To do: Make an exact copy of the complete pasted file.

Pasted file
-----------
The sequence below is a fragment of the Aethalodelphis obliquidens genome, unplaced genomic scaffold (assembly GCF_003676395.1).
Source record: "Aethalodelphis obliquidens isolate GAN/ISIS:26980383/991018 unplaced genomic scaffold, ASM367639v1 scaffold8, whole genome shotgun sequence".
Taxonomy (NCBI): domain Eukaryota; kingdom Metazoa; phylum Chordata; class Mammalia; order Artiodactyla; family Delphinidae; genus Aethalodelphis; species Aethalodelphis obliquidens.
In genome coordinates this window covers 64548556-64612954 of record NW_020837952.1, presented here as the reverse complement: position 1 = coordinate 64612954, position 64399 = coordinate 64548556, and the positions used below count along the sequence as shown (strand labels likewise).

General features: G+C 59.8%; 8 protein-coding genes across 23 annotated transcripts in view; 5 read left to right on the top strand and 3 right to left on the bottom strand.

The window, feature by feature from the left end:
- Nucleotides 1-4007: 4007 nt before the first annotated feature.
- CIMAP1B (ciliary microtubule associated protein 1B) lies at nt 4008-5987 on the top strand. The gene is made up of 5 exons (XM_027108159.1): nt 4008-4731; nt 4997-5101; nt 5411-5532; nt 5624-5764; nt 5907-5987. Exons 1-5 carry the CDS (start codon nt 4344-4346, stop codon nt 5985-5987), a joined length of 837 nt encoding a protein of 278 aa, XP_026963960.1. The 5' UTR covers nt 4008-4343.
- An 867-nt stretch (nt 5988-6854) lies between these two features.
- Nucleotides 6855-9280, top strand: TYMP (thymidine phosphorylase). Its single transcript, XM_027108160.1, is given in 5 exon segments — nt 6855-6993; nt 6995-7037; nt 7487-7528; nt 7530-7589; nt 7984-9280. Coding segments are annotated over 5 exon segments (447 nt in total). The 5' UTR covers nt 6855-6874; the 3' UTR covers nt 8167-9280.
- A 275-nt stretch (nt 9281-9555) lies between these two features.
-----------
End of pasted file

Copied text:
The sequence below is a fragment of the Aethalodelphis obliquidens genome, unplaced genomic scaffold (assembly GCF_003676395.1).
Source record: "Aethalodelphis obliquidens isolate GAN/ISIS:26980383/991018 unplaced genomic scaffold, ASM367639v1 scaffold8, whole genome shotgun sequence".
Taxonomy (NCBI): domain Eukaryota; kingdom Metazoa; phylum Chordata; class Mammalia; order Artiodactyla; family Delphinidae; genus Aethalodelphis; species Aethalodelphis obliquidens.
In genome coordinates this window covers 64548556-64612954 of record NW_020837952.1, presented here as the reverse complement: position 1 = coordinate 64612954, position 64399 = coordinate 64548556, and the positions used below count along the sequence as shown (strand labels likewise).

General features: G+C 59.8%; 8 protein-coding genes across 23 annotated transcripts in view; 5 read left to right on the top strand and 3 right to left on the bottom strand.

The window, feature by feature from the left end:
- Nucleotides 1-4007: 4007 nt before the first annotated feature.
- CIMAP1B (ciliary microtubule associated protein 1B) lies at nt 4008-5987 on the top strand. The gene is made up of 5 exons (XM_027108159.1): nt 4008-4731; nt 4997-5101; nt 5411-5532; nt 5624-5764; nt 5907-5987. Exons 1-5 carry the CDS (start codon nt 4344-4346, stop codon nt 5985-5987), a joined length of 837 nt encoding a protein of 278 aa, XP_026963960.1. The 5' UTR covers nt 4008-4343.
- An 867-nt stretch (nt 5988-6854) lies between these two features.
- Nucleotides 6855-9280, top strand: TYMP (thymidine phosphorylase). Its single transcript, XM_027108160.1, is given in 5 exon segments — nt 6855-6993; nt 6995-7037; nt 7487-7528; nt 7530-7589; nt 7984-9280. Coding segments are annotated over 5 exon segments (447 nt in total). The 5' UTR covers nt 6855-6874; the 3' UTR covers nt 8167-9280.
- A 275-nt stretch (nt 9281-9555) lies between these two features.